A report into the environmental performance of the Andrews Government in their first year in office finds modest but slow progress in implementing election promises and developing a leadership agenda on the environment.
The report, entitled ‘Envirowatch: One Year In’ was prepared by Environment Victoria and tracks the delivery of the Andrew Government’s environmental election promises. The report finds that of 25 environmental promises made ahead of the election, 8 have been implemented in full, while 17 are still in progress.
Environment Victoria CEO Mark Wakeham said today:
“It’s been a mixed track record on the environment from the Andrews Government, with some bright spots but a lot of unfinished business. The overall theme is that we are concerned that they are moving too slowly to deliver for our environment.
“There has been important progress to reverse some of the previous Coalition Government’s most reckless attacks on the environment including wind farm bans, commercialisation of National Parks and plans to scrap the Victorian Energy Efficiency Target. These are welcome developments, but now it’s time to develop a proactive agenda for the environment.”
Since the 2014 Victorian election, the Premier and key Ministers have publicly stated their ambitions to be leaders on the environment and climate change. A large number of policy areas relating to climate change, water, forests and biodiversity are currently under government review.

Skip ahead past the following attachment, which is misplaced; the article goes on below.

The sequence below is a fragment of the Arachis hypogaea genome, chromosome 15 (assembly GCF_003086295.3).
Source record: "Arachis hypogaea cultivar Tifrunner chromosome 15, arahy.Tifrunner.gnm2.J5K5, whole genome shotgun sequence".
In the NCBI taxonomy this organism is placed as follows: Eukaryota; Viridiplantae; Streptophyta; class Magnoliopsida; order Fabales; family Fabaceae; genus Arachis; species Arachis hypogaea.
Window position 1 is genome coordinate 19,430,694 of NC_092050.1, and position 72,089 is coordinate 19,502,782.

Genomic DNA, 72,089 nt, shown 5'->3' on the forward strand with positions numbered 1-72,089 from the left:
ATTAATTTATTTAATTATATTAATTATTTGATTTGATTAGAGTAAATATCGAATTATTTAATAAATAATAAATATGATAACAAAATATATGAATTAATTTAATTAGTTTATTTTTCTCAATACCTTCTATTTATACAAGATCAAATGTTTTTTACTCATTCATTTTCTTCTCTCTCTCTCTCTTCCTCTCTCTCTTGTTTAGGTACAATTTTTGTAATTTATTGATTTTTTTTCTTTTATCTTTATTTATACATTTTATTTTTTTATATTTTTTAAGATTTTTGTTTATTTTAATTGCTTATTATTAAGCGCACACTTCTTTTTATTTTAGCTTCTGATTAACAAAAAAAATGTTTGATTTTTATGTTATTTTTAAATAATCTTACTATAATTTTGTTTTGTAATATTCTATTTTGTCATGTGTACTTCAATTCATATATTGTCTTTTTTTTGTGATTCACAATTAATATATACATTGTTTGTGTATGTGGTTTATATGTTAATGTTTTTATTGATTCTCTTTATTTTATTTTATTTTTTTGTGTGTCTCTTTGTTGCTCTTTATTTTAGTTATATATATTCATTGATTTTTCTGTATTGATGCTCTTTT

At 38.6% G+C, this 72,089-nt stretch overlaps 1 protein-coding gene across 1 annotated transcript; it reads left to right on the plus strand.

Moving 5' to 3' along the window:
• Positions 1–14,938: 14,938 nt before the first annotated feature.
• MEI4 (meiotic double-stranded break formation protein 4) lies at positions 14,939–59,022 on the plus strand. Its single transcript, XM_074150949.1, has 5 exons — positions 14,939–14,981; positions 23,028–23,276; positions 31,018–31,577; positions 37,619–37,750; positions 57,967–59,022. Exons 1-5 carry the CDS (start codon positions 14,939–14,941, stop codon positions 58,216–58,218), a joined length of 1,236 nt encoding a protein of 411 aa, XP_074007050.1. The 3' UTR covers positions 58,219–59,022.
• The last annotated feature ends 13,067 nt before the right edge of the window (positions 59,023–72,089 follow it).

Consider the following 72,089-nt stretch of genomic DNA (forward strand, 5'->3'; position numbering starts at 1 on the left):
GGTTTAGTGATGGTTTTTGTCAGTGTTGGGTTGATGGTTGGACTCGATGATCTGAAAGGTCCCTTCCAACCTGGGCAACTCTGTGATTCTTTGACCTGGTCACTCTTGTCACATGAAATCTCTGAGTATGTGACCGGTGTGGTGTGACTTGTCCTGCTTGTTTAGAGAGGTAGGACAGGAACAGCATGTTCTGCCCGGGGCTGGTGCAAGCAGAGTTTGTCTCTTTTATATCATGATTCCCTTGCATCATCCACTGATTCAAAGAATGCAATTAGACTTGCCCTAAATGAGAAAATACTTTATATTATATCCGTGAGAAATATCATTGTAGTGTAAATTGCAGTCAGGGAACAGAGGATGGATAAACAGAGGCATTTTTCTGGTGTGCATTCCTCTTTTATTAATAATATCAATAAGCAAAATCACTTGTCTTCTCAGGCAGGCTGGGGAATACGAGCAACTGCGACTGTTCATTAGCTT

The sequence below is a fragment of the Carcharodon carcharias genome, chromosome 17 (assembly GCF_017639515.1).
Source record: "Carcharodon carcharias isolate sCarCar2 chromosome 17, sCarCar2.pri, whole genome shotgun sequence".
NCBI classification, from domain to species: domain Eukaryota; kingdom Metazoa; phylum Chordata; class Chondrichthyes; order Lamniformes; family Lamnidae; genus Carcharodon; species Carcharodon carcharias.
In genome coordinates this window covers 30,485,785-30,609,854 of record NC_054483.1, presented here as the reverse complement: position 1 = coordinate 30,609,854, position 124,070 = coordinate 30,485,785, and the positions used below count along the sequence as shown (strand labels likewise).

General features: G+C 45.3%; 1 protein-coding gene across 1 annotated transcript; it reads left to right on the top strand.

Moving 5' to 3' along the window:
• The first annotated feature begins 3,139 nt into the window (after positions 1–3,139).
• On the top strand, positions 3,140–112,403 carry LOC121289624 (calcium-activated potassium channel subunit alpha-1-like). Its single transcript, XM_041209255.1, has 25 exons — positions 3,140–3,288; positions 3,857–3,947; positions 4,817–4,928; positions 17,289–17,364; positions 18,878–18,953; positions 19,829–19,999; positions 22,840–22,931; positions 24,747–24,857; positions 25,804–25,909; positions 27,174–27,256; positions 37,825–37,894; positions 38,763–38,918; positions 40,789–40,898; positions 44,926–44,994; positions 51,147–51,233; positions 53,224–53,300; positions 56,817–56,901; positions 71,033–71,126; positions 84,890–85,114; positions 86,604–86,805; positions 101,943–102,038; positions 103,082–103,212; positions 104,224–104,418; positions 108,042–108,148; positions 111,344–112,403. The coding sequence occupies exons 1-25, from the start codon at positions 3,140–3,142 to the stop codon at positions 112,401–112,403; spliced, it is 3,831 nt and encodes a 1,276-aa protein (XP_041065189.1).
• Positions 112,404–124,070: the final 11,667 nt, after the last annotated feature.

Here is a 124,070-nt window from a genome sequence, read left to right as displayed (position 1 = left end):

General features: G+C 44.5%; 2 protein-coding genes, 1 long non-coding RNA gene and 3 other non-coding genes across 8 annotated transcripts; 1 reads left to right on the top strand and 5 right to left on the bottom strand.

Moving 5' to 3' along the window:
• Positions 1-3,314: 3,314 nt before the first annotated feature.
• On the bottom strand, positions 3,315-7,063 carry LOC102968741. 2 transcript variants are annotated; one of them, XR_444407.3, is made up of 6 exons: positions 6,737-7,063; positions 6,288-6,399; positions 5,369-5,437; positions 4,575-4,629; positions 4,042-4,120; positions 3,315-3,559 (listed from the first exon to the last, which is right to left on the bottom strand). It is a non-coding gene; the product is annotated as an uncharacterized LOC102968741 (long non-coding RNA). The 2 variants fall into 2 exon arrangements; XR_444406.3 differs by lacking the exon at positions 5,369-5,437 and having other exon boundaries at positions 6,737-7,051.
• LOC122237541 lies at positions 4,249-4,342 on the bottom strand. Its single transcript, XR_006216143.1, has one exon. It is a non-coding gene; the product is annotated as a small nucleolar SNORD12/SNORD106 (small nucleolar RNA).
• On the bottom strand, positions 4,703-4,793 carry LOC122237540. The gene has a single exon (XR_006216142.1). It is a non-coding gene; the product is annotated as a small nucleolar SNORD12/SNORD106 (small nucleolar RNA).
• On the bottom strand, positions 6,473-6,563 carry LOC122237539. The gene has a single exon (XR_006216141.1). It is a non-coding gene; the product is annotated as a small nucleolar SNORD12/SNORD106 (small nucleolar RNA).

“We are starting to get frustrated that promised renewable energy and energy efficiency strategies, and an election commitment to deliver a plan to improve the health of rivers and riparian areas remain works in progress after a year in government,” said Mr Wakeham.
“Meanwhile reviews of the state’s policy agenda to tackle climate change are only in the early stages of development and the state has no plan to phase out the oldest and dirtiest power stations which are Victoria’s biggest source of greenhouse pollution.”
While the Andrews Government’s efforts on the environment have mostly been positive if slow, two areas have been particularly disappointing. The approval of new coal mining exploration licences in Gippsland, and the Victorian Government’s support for national weakening of the Murray Darling Basin Plan demonstrate a gap between the talk of environmental leadership and decisions that are being made by this government.
“More positively, we’ve seen that the Andrews Government can see the opportunities in clean energy and environmental restoration. The decision to strengthen the Victorian Energy Efficiency Target will help the environment, create jobs and save Victorians money. The challenge now is to make more policy decisions ahead of the May state budget so actions can be delivered in 2016.”
The first anniversary of the Andrews Government coincides with the start of the United Nations climate negotiations in Paris beginning on 29 November 2015, and the Peoples Climate March in Melbourne on 27 November.
“In Paris, subnational governments from around the world will be making commitments to cut greenhouse pollution and fast-track clean energy,” said Mr Wakeham.
“Premier Andrews could celebrate his government’s first anniversary and join international leaders by announcing significant new initiatives to reduce greenhouse pollution and protect Victoria’s unique natural environment.
“We remain optimistic that the Andrews Government will be the leaders on the environment and global warming that Victorians want and need, but there is no time to waste and year two needs to be much more productive than year one.”
Read Envirowatch : One year in (PDF)